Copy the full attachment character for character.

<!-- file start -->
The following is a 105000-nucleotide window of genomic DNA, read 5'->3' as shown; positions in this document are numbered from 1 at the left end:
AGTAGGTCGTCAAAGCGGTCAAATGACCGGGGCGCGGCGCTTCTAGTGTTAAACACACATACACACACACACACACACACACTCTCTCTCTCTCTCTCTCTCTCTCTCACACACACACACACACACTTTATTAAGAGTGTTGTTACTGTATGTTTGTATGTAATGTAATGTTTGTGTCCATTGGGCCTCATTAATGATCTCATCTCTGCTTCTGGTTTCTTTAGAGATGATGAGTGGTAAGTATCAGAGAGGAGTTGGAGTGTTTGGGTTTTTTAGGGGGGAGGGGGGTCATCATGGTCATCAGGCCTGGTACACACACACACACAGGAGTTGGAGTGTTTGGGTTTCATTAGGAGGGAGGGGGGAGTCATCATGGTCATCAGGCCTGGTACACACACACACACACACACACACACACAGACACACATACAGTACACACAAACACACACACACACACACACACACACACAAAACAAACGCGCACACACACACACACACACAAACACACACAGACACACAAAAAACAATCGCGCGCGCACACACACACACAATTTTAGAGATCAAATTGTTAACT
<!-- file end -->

The following is a 105000-nucleotide window of genomic DNA, read 5'->3' as shown; positions in this document are numbered from 1 at the left end:
AGTAGGTCGTCAAAGCGGTCAAATGACCGGGGCGCGGCGCTTCTAGTGTTAAACACACATACACACACACACACACACACACTCTCTCTCTCTCTCTCTCTCTCTCTCACACACACACACACACACTTTATTAAGAGTGTTGTTACTGTATGTTTGTATGTAATGTAATGTTTGTGTCCATTGGGCCTCATTAATGATCTCATCTCTGCTTCTGGTTTCTTTAGAGATGATGAGTGGTAAGTATCAGAGAGGAGTTGGAGTGTTTGGGTTTTTTAGGGGGGAGGGGGGTCATCATGGTCATCAGGCCTGGTACACACACACACACAGGAGTTGGAGTGTTTGGGTTTCATTAGGAGGGAGGGGGGAGTCATCATGGTCATCAGGCCTGGTACACACACACACACACACACACACACACAGACACACATACAGTACACACAAACACACACACACACACACACACACACACAAAACAAACGCGCACACACACACACACACACAAACACACACAGACACACAAAAAACAATCGCGCGCGCACACACACACACAATTTTAGAGATCAAATTGTTAACT